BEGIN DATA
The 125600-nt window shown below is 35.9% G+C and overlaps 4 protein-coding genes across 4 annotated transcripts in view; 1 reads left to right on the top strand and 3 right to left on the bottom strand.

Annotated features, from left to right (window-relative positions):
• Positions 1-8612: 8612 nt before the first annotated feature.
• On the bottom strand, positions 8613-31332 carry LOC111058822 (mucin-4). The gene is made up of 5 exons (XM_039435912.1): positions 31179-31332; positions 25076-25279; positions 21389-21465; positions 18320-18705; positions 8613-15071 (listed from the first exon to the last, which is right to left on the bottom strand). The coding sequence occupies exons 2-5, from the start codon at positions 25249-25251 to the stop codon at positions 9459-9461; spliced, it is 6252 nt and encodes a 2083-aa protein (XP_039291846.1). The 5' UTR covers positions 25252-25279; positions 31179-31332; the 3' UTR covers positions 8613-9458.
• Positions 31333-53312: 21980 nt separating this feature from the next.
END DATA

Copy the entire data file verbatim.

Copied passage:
The 125600-nt window shown below is 35.9% G+C and overlaps 4 protein-coding genes across 4 annotated transcripts in view; 1 reads left to right on the top strand and 3 right to left on the bottom strand.

Annotated features, from left to right (window-relative positions):
• Positions 1-8612: 8612 nt before the first annotated feature.
• On the bottom strand, positions 8613-31332 carry LOC111058822 (mucin-4). The gene is made up of 5 exons (XM_039435912.1): positions 31179-31332; positions 25076-25279; positions 21389-21465; positions 18320-18705; positions 8613-15071 (listed from the first exon to the last, which is right to left on the bottom strand). The coding sequence occupies exons 2-5, from the start codon at positions 25249-25251 to the stop codon at positions 9459-9461; spliced, it is 6252 nt and encodes a 2083-aa protein (XP_039291846.1). The 5' UTR covers positions 25252-25279; positions 31179-31332; the 3' UTR covers positions 8613-9458.
• Positions 31333-53312: 21980 nt separating this feature from the next.